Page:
While Mr. DeCamp is under gag order, he is permitted to speak about some things he learned in his investigations and talk about his opinions of the case based on public records.

For more information, please contact Mr. Decamp's press agent Mr. Adams.

David Adams, david(at)adams(dot)org, 713-338-1621

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Response to cbrer (Original post)

Mon Jan 7, 2013, 10:44 PM

3. Chantix is another one! I saw awful changes in a friend over an 18 month period. Her third try.

 

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Response to cbrer (Original post)

Tue Jan 8, 2013, 12:36 AM

4. No agenda here either and some say it is not the time to side step I know

But our legal systems are likely to continue to be faced with cases of violence associated with the use of psychotropic drugs, and it may fall to the courts to demand access to currently unavailable data to prove out the link /cause and effect
As usual .....
It has been a fight with many different drugs including these to have serious side effects listed or acknowledged by the makers

They rather you not know!$$! and do not count on the FDA

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Response to cbrer (Original post)

Tue Jan 8, 2013, 12:58 AM

5. I would think one of the biggest problems

is mis-diagnosis. This is rampant. For instance in dealing with ADD and ADHD, determining the facts as well as understanding the source of a child's disposition is almost impossible without either long term counseling or experimentation with drugs. Drug experimentation is the easy way for a clinician to get fast, short term results as well as make a profit by pushing through as many patients as possible. What is diagnosed as ADHD can be so many other things that it's just crazy to put kids on these drugs without exhaustive research.

BTW, Ritalin as I understand it from a Psychiatrist is actually watered down amphetamine. I don't know if I trust that definition but it is logical. In a true case of ADD or ADHD, "uppers" are a calming agent; amphetamines have the opposite effect that it has on someone who does not have ADD or ADHD. Now lets say a kid is fidgety and can't concentrate in class and gets into trouble here and there from not listening. It has been common to "try" Ritalin to see if it calms them down. Big mistake. It may help them concentrate, it may help them get along, but is it actually ADHD? How does it calm them down? If they don't have ADHD they would feel great; that's for sure. And parents may feel they found and fixed the problem... but from the wrong effect. The side effects in the long run could be disastrous. If they "really" have ADHD, the child would have little knowledge that there was an effect at all; they would just calm down and be relaxed or even feel like taking a nap; that's a totally different effect.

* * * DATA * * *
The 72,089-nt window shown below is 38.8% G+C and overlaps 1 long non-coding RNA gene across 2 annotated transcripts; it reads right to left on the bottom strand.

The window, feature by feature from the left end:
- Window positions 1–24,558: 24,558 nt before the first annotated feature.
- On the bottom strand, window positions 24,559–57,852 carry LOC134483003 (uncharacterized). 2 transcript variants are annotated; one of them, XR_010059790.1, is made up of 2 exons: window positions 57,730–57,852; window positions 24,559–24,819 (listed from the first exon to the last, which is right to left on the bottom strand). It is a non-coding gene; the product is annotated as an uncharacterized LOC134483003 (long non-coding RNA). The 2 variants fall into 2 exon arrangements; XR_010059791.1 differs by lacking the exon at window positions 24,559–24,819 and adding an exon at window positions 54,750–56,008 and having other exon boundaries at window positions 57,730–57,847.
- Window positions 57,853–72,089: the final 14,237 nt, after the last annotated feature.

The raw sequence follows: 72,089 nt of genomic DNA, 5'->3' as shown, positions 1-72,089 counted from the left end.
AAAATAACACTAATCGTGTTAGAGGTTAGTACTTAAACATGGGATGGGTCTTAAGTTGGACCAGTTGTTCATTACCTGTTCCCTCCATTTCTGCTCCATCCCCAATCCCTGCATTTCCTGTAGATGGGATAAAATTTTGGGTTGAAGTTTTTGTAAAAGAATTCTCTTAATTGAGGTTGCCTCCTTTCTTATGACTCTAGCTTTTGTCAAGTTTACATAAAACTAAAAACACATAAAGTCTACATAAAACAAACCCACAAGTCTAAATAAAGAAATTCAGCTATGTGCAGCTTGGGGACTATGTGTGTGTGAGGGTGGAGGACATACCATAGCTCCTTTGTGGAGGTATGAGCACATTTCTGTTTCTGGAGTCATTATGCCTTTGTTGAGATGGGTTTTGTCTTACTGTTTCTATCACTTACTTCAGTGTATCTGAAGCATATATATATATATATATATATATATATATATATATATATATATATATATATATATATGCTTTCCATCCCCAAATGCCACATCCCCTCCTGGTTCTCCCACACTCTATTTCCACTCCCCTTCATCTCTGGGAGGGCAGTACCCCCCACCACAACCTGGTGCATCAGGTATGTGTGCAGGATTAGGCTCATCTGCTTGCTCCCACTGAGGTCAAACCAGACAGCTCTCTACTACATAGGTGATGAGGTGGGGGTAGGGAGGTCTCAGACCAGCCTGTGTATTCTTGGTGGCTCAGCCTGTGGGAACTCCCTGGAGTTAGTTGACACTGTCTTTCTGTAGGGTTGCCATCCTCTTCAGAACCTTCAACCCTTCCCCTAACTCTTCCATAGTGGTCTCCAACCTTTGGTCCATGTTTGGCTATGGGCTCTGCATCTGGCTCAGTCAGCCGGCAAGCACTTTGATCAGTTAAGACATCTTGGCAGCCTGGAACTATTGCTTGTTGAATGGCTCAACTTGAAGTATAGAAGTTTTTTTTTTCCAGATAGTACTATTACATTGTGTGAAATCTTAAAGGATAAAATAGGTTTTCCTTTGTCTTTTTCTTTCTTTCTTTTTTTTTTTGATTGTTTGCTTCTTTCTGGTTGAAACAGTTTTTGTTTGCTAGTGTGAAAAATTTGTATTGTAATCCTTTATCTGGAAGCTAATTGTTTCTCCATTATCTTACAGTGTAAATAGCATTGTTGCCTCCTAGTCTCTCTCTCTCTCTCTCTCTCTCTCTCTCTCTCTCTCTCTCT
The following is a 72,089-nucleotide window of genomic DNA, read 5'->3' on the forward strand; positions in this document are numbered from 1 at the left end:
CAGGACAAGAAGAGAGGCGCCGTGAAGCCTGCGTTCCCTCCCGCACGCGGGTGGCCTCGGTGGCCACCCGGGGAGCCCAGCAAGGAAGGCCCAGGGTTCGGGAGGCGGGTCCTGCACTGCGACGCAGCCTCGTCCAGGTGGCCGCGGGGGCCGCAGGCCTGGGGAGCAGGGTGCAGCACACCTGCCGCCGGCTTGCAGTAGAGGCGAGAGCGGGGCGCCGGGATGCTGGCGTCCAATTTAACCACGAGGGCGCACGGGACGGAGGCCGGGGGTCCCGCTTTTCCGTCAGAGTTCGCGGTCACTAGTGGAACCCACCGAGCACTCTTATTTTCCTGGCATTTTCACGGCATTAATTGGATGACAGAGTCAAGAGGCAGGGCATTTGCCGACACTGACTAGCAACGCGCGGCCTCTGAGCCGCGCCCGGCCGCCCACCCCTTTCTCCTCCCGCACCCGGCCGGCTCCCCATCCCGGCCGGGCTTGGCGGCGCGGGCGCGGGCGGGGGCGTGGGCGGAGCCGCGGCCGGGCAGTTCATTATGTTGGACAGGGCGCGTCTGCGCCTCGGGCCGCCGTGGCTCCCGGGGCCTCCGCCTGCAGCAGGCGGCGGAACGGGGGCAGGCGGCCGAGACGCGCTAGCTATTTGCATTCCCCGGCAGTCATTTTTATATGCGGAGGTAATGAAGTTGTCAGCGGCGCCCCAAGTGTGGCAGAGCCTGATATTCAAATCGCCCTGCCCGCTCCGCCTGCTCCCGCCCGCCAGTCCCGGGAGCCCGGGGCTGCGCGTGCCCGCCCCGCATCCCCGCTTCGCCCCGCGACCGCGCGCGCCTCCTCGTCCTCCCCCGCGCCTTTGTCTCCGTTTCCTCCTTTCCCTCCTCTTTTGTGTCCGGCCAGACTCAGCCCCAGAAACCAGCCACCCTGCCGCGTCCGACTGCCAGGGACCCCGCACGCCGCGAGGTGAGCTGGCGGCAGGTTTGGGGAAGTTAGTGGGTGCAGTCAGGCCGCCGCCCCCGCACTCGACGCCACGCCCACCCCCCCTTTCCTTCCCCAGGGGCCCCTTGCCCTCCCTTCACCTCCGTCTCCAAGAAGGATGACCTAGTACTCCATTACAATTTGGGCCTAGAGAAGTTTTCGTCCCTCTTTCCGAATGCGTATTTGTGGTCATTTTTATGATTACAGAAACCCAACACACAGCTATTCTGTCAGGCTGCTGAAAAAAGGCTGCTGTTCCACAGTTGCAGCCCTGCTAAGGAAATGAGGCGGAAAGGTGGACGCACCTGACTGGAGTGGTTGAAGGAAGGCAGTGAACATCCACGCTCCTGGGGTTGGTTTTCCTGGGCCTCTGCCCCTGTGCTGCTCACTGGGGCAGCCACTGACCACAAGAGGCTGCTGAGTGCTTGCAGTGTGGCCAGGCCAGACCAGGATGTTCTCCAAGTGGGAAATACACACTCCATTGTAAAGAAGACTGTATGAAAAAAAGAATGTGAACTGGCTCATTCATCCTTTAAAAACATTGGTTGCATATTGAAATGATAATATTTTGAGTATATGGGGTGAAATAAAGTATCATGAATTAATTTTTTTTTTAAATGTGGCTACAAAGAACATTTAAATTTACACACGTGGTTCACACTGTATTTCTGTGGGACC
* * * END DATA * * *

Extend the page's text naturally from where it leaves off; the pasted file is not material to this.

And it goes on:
All that said, most drugs for kids are a huge mistake without extreme circumstances and just as extremely thorough examination over a long period of counseling "without" drugs. The real source of the problem would likely be found long before drugs would be considered including psychological, parenting, high intelligence, diet... it's a long list. Drugs must exclusively be a last resort although the big bucks aren't made that way.

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Response to cbrer (Original post)

Tue Jan 8, 2013, 01:29 AM

6. Michael Moore, who has a strong interest in this, thinks that pharmaceuticals should be investigated

 

This and the headline for the video are from UTube:

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Response to AnotherMcIntosh (Reply #6)

Tue Jan 8, 2013, 09:18 PM

7. Oh Gary Null - he is good but getting anywhere with, or answers from, Big Pharma isnt easy

silence = $$$